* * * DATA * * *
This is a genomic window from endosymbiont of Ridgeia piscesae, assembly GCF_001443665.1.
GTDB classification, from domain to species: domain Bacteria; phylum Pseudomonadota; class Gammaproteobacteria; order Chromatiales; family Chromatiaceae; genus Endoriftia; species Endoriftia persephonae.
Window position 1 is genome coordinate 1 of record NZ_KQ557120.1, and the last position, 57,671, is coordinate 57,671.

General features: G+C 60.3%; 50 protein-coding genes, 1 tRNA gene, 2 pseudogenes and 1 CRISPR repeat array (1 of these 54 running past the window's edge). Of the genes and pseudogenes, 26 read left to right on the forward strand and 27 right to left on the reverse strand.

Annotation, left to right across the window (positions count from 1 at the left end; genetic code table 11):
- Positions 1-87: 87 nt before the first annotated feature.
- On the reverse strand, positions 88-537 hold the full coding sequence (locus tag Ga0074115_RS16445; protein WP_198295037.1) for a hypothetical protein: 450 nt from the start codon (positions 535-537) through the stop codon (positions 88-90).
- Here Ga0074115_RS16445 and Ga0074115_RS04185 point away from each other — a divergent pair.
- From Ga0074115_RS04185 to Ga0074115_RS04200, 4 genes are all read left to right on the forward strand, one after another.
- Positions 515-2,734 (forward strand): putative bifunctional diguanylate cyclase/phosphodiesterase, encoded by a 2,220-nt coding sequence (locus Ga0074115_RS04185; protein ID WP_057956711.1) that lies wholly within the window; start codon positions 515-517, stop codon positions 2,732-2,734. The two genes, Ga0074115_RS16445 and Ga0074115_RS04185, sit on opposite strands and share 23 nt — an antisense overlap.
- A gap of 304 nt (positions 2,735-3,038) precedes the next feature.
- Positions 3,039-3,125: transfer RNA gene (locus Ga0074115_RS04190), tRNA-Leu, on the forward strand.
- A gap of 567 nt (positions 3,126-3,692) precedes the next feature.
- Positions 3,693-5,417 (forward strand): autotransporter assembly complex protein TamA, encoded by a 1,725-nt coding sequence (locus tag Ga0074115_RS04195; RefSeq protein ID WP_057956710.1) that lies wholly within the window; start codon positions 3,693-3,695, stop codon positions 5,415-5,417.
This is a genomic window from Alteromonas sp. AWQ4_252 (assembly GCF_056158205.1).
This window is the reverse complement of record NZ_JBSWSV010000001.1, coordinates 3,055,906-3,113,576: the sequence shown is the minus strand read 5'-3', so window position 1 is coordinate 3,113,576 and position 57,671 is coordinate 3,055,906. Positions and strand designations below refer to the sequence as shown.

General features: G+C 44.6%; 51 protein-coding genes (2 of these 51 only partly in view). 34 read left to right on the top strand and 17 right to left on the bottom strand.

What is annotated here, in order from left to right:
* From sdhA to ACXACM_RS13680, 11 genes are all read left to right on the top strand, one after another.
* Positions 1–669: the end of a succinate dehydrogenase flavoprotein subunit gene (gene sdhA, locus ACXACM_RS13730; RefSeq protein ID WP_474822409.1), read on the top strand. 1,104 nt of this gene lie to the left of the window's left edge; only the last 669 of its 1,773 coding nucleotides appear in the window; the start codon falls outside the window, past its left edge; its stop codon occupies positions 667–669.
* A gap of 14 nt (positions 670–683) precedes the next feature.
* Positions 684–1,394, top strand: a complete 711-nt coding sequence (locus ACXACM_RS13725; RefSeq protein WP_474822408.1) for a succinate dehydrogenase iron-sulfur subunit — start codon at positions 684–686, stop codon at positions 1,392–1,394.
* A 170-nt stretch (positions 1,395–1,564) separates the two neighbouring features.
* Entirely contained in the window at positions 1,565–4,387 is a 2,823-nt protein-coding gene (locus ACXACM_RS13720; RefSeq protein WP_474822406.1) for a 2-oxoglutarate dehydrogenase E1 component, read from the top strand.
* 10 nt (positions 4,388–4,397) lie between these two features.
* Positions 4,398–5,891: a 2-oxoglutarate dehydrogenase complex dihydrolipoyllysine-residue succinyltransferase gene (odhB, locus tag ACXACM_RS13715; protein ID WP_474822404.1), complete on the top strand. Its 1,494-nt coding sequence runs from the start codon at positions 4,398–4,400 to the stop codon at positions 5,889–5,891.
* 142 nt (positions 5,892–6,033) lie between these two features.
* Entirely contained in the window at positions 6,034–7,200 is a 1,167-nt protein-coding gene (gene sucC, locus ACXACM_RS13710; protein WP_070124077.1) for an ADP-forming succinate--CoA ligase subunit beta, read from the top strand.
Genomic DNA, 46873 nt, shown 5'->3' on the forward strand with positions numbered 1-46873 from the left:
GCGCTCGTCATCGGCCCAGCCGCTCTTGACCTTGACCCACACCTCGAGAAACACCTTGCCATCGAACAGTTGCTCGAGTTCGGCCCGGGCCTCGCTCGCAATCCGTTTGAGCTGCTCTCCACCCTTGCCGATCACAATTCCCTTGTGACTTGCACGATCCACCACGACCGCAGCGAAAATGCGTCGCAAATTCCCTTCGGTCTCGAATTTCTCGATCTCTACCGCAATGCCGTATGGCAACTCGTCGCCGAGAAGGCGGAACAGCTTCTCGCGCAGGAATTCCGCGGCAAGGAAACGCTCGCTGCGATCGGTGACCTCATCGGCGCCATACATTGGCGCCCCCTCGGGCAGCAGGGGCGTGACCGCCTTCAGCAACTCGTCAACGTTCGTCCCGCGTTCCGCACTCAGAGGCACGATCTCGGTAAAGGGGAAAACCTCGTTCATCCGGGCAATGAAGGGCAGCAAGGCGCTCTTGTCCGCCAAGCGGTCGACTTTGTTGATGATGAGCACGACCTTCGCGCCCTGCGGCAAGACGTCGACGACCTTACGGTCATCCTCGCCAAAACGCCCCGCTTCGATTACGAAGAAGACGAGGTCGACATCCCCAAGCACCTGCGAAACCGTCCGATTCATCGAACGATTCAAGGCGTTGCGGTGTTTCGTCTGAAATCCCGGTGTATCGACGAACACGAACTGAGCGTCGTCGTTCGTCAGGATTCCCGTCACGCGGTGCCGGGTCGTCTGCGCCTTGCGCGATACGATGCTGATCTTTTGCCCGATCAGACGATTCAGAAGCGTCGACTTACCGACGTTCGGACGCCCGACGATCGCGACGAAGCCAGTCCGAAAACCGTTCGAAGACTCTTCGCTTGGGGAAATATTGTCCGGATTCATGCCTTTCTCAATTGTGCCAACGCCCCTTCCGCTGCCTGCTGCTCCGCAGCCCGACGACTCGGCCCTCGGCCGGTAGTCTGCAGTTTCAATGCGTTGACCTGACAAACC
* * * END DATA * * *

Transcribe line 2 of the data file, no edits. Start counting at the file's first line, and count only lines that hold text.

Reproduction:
GTDB classification, from domain to species: domain Bacteria; phylum Pseudomonadota; class Gammaproteobacteria; order Chromatiales; family Chromatiaceae; genus Endoriftia; species Endoriftia persephonae.